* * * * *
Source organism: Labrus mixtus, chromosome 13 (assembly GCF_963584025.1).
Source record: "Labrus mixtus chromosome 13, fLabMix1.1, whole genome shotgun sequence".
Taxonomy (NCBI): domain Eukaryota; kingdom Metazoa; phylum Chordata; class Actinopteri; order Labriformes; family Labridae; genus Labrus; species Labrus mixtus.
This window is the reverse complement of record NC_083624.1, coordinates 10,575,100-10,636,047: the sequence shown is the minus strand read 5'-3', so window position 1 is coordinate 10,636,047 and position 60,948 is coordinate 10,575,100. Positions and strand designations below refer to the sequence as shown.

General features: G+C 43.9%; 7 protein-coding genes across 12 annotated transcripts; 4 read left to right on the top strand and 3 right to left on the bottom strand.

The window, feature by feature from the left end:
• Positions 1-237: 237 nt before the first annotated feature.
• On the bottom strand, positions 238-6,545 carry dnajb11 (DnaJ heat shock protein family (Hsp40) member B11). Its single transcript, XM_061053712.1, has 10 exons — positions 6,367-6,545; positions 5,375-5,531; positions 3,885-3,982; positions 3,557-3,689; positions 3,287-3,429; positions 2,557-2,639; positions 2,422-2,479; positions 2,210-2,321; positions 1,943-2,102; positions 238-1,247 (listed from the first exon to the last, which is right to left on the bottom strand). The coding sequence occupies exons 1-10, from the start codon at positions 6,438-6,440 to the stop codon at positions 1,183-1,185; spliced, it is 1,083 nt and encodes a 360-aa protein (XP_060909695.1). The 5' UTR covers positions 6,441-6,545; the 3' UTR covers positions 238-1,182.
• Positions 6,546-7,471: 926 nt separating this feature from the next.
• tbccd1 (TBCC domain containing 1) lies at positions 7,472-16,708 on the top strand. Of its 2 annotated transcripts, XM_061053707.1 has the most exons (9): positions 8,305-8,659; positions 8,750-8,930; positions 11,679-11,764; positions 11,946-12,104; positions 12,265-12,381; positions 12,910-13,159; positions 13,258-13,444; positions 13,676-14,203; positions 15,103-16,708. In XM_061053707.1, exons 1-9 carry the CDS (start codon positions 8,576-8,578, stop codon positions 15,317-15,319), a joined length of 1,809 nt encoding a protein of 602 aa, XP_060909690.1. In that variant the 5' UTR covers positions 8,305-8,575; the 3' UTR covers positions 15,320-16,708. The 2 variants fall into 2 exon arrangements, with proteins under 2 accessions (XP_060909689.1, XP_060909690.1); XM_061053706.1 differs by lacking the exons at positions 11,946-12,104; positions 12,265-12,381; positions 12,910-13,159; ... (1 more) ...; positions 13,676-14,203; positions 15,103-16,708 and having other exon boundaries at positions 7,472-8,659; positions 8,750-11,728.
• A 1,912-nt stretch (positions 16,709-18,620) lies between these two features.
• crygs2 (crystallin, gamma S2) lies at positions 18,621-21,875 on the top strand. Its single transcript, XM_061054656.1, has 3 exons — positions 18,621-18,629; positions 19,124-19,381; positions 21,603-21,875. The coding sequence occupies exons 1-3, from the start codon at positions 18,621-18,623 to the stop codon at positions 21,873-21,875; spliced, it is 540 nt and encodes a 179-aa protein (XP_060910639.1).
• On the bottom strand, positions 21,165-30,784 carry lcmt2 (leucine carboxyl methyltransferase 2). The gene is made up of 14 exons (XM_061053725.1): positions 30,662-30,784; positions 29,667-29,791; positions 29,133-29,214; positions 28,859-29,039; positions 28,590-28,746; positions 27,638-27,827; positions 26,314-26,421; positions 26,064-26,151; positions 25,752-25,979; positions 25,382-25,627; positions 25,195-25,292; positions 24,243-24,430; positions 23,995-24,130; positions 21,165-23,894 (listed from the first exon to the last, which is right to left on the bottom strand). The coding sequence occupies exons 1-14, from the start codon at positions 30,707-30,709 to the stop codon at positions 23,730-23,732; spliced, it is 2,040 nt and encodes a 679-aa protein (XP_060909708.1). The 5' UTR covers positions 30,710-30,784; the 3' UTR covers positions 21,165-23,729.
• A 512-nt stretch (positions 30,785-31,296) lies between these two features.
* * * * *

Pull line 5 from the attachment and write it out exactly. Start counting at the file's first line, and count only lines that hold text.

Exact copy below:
General features: G+C 43.9%; 7 protein-coding genes across 12 annotated transcripts; 4 read left to right on the top strand and 3 right to left on the bottom strand.